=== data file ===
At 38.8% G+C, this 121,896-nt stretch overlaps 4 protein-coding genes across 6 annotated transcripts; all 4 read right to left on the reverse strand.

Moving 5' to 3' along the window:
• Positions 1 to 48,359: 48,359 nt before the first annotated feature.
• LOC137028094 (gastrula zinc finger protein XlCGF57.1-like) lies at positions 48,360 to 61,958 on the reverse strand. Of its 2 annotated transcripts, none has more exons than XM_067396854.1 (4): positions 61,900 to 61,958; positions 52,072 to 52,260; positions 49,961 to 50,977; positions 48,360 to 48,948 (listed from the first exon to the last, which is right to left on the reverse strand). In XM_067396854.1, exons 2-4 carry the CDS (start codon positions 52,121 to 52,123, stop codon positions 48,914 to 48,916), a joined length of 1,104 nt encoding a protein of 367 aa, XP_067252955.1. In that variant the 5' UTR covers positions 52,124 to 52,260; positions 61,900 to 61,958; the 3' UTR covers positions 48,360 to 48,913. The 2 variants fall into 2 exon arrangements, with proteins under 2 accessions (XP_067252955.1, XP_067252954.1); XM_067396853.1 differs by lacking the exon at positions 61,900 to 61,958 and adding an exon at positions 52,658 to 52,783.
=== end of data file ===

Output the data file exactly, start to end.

At 38.8% G+C, this 121,896-nt stretch overlaps 4 protein-coding genes across 6 annotated transcripts; all 4 read right to left on the reverse strand.

Moving 5' to 3' along the window:
• Positions 1 to 48,359: 48,359 nt before the first annotated feature.
• LOC137028094 (gastrula zinc finger protein XlCGF57.1-like) lies at positions 48,360 to 61,958 on the reverse strand. Of its 2 annotated transcripts, none has more exons than XM_067396854.1 (4): positions 61,900 to 61,958; positions 52,072 to 52,260; positions 49,961 to 50,977; positions 48,360 to 48,948 (listed from the first exon to the last, which is right to left on the reverse strand). In XM_067396854.1, exons 2-4 carry the CDS (start codon positions 52,121 to 52,123, stop codon positions 48,914 to 48,916), a joined length of 1,104 nt encoding a protein of 367 aa, XP_067252955.1. In that variant the 5' UTR covers positions 52,124 to 52,260; positions 61,900 to 61,958; the 3' UTR covers positions 48,360 to 48,913. The 2 variants fall into 2 exon arrangements, with proteins under 2 accessions (XP_067252955.1, XP_067252954.1); XM_067396853.1 differs by lacking the exon at positions 61,900 to 61,958 and adding an exon at positions 52,658 to 52,783.